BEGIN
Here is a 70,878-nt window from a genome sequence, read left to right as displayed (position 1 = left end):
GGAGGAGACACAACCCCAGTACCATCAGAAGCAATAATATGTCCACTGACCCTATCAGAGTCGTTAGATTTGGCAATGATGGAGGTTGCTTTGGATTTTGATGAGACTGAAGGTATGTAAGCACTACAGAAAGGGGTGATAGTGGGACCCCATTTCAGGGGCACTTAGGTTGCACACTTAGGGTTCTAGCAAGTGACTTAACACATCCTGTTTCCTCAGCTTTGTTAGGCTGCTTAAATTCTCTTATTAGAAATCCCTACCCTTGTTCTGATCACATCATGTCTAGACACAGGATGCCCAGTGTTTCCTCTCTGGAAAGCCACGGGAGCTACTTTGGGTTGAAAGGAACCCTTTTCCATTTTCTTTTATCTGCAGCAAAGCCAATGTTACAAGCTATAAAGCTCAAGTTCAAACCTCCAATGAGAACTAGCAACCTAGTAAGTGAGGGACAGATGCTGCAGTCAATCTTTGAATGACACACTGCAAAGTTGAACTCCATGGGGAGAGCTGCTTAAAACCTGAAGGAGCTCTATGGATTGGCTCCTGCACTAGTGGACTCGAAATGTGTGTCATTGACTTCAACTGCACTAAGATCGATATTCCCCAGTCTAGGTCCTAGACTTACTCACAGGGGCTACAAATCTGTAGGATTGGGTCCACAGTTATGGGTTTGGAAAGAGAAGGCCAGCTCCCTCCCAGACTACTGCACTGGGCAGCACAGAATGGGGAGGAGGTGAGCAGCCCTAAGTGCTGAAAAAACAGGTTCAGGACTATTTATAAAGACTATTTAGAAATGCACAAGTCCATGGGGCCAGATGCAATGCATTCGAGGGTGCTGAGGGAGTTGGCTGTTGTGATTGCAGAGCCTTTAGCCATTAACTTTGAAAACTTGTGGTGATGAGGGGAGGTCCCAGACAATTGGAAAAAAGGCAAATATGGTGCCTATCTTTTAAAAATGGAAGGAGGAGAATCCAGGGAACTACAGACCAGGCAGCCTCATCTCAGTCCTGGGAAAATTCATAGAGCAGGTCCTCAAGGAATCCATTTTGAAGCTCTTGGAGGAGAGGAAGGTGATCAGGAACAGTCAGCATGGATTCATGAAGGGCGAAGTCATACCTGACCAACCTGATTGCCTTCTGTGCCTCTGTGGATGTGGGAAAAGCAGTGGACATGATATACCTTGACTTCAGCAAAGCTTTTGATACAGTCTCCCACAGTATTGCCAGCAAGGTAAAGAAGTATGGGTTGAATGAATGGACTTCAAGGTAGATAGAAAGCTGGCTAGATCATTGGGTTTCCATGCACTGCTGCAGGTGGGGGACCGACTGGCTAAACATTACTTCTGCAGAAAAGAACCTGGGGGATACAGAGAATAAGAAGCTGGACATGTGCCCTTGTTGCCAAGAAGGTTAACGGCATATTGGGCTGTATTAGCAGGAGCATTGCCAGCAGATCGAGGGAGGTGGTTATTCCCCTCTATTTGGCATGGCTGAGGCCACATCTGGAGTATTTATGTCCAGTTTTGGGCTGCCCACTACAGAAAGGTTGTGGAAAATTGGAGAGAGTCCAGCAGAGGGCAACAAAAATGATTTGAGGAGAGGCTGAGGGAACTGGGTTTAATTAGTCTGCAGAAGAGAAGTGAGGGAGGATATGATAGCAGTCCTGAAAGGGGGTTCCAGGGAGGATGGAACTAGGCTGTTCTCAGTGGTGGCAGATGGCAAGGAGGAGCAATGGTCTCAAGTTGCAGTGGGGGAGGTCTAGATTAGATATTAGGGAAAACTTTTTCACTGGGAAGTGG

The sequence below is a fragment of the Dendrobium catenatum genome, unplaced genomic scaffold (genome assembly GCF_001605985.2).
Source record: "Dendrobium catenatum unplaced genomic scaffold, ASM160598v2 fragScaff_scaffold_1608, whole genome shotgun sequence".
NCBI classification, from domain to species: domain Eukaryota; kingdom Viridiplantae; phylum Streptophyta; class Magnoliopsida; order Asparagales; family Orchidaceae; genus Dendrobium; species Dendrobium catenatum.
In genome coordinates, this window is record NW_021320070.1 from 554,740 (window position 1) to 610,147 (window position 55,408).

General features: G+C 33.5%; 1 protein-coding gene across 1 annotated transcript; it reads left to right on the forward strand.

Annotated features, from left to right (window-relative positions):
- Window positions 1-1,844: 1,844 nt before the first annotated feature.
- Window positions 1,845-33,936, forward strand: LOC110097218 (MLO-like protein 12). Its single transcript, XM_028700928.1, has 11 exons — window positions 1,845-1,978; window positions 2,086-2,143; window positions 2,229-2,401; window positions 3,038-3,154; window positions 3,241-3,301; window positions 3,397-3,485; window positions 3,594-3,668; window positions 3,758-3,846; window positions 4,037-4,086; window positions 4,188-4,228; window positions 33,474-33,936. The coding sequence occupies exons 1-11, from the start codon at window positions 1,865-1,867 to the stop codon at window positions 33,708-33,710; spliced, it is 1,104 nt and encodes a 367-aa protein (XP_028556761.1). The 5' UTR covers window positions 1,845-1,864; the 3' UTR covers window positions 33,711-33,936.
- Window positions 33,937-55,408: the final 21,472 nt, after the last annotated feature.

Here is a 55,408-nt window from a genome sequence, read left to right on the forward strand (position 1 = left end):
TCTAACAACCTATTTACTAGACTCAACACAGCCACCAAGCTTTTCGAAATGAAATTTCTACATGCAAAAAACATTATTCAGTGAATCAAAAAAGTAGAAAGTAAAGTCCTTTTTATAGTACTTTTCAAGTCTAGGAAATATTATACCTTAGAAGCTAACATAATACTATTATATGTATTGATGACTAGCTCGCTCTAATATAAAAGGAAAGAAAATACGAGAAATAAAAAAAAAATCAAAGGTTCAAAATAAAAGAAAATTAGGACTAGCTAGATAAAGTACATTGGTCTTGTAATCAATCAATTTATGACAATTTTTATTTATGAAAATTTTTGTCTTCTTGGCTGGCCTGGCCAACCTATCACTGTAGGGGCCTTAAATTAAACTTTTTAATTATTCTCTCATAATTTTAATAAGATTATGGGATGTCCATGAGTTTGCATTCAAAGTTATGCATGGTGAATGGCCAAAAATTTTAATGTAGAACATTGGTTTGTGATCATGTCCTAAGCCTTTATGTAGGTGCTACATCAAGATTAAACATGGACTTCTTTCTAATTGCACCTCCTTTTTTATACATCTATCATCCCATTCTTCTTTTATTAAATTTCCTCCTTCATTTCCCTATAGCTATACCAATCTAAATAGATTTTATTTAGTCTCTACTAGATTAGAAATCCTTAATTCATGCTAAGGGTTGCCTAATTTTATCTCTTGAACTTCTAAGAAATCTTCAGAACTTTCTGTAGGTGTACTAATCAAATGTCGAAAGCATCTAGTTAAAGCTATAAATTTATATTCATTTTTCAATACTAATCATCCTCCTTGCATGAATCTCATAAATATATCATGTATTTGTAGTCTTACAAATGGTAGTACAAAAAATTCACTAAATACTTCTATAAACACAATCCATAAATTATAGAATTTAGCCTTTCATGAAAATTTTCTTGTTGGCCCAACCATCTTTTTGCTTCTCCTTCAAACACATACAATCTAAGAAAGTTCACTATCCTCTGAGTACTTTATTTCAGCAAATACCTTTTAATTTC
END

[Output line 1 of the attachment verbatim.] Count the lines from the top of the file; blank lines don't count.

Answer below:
Here is a 70,878-nt window from a genome sequence, read left to right as displayed (position 1 = left end):